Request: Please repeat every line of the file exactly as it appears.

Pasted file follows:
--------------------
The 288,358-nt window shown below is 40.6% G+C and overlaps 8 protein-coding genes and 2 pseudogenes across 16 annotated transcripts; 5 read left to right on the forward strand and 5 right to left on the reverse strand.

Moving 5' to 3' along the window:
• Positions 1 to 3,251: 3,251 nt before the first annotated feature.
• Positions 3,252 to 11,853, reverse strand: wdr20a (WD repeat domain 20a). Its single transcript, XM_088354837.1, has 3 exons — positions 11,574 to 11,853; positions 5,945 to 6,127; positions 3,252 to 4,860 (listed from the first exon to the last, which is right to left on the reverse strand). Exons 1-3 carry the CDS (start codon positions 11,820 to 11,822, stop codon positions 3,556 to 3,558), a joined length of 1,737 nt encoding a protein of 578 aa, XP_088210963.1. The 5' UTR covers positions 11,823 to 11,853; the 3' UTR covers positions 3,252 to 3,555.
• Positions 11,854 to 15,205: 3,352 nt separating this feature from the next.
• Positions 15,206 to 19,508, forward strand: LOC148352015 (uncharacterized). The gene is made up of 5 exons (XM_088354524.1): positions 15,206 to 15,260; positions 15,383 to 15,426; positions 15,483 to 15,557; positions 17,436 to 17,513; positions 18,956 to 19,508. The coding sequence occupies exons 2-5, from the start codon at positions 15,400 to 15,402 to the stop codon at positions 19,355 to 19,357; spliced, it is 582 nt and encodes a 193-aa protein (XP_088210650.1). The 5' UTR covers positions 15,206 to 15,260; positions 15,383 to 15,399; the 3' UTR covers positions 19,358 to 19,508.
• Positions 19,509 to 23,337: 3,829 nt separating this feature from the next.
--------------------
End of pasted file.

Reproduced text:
The 288,358-nt window shown below is 40.6% G+C and overlaps 8 protein-coding genes and 2 pseudogenes across 16 annotated transcripts; 5 read left to right on the forward strand and 5 right to left on the reverse strand.

Moving 5' to 3' along the window:
• Positions 1 to 3,251: 3,251 nt before the first annotated feature.
• Positions 3,252 to 11,853, reverse strand: wdr20a (WD repeat domain 20a). Its single transcript, XM_088354837.1, has 3 exons — positions 11,574 to 11,853; positions 5,945 to 6,127; positions 3,252 to 4,860 (listed from the first exon to the last, which is right to left on the reverse strand). Exons 1-3 carry the CDS (start codon positions 11,820 to 11,822, stop codon positions 3,556 to 3,558), a joined length of 1,737 nt encoding a protein of 578 aa, XP_088210963.1. The 5' UTR covers positions 11,823 to 11,853; the 3' UTR covers positions 3,252 to 3,555.
• Positions 11,854 to 15,205: 3,352 nt separating this feature from the next.
• Positions 15,206 to 19,508, forward strand: LOC148352015 (uncharacterized). The gene is made up of 5 exons (XM_088354524.1): positions 15,206 to 15,260; positions 15,383 to 15,426; positions 15,483 to 15,557; positions 17,436 to 17,513; positions 18,956 to 19,508. The coding sequence occupies exons 2-5, from the start codon at positions 15,400 to 15,402 to the stop codon at positions 19,355 to 19,357; spliced, it is 582 nt and encodes a 193-aa protein (XP_088210650.1). The 5' UTR covers positions 15,206 to 15,260; positions 15,383 to 15,399; the 3' UTR covers positions 19,358 to 19,508.
• Positions 19,509 to 23,337: 3,829 nt separating this feature from the next.